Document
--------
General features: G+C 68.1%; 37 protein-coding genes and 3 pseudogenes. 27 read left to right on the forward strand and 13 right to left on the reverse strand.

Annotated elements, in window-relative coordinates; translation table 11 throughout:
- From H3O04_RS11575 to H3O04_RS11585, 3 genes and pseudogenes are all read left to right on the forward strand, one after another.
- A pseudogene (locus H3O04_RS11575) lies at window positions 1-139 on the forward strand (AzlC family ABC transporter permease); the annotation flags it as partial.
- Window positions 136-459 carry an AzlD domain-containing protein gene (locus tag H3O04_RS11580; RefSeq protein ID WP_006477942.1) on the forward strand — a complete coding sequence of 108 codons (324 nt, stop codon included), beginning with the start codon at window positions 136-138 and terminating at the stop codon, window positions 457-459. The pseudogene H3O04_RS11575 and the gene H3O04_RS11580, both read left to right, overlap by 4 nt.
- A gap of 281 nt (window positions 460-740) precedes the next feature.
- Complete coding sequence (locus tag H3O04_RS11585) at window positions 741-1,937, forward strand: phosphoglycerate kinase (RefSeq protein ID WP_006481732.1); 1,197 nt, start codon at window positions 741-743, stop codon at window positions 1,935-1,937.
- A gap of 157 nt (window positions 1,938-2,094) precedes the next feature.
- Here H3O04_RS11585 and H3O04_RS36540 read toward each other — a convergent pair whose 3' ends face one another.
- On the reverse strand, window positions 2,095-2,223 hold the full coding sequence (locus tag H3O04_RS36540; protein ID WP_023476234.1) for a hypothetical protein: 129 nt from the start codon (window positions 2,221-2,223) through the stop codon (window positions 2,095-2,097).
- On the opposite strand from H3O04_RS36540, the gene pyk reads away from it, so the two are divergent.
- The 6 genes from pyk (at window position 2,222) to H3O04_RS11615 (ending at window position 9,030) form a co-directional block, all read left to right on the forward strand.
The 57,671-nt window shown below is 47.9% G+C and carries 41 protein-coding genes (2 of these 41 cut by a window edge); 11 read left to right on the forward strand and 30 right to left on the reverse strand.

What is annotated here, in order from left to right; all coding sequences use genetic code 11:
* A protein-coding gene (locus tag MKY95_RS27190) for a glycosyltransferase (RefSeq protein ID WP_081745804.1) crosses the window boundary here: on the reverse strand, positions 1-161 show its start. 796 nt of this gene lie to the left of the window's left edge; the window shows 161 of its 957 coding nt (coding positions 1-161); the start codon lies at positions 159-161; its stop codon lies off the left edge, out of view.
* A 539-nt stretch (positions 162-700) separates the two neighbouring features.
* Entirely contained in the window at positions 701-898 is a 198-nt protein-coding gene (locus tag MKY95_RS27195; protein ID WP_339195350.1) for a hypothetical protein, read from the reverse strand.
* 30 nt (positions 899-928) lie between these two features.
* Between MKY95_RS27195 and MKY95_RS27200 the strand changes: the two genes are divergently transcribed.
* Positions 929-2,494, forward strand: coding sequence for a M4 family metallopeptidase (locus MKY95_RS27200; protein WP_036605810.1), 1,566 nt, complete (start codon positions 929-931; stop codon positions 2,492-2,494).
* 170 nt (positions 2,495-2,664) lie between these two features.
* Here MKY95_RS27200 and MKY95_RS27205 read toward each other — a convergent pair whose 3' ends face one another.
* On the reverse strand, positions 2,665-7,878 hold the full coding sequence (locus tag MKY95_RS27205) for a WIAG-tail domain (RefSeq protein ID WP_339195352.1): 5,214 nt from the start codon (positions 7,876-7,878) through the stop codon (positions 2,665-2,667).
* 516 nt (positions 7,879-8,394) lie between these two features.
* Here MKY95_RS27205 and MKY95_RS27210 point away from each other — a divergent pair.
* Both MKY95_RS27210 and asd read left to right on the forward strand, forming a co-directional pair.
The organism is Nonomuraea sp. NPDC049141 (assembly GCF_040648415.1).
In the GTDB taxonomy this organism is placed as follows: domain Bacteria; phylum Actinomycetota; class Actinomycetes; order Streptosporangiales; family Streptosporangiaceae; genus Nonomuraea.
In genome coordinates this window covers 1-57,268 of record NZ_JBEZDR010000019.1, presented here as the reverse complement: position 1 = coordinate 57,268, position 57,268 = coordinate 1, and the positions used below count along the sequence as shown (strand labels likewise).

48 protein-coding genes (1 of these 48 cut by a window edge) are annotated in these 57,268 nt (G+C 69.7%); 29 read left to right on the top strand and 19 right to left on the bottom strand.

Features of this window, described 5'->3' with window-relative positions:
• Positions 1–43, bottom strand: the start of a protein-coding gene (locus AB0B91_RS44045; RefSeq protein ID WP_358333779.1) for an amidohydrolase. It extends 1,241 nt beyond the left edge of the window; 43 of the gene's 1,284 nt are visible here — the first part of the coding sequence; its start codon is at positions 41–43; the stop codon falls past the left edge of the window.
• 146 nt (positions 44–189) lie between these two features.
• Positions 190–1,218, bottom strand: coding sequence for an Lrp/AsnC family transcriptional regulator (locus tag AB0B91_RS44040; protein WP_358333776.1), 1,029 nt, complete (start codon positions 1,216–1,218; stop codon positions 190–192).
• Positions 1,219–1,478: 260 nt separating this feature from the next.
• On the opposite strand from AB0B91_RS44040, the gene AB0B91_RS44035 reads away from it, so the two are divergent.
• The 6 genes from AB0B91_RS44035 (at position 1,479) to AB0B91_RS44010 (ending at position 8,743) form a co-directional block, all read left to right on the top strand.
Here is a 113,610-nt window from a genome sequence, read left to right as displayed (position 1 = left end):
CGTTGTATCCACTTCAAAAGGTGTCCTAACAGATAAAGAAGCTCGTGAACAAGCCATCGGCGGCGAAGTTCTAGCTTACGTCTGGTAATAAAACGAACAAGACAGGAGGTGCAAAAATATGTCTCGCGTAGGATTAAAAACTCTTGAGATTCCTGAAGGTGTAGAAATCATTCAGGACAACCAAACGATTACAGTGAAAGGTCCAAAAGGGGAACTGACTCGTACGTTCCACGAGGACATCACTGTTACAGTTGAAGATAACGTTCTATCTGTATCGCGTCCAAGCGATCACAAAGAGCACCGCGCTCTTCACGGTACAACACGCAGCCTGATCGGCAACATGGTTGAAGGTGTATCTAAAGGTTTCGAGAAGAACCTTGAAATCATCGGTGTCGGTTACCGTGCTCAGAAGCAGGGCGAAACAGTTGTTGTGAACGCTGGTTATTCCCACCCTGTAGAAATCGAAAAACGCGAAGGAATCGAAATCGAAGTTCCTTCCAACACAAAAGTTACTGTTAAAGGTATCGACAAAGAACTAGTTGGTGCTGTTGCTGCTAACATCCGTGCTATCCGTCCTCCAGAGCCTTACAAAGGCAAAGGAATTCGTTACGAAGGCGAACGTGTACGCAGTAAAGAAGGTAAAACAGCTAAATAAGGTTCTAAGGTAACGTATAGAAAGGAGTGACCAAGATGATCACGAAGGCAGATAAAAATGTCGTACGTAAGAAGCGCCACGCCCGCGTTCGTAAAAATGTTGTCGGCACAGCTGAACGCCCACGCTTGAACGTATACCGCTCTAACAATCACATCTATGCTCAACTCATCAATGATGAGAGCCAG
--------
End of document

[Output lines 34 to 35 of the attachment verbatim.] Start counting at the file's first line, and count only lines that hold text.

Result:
• Positions 190–1,218, bottom strand: coding sequence for an Lrp/AsnC family transcriptional regulator (locus tag AB0B91_RS44040; protein WP_358333776.1), 1,029 nt, complete (start codon positions 1,216–1,218; stop codon positions 190–192).
• Positions 1,219–1,478: 260 nt separating this feature from the next.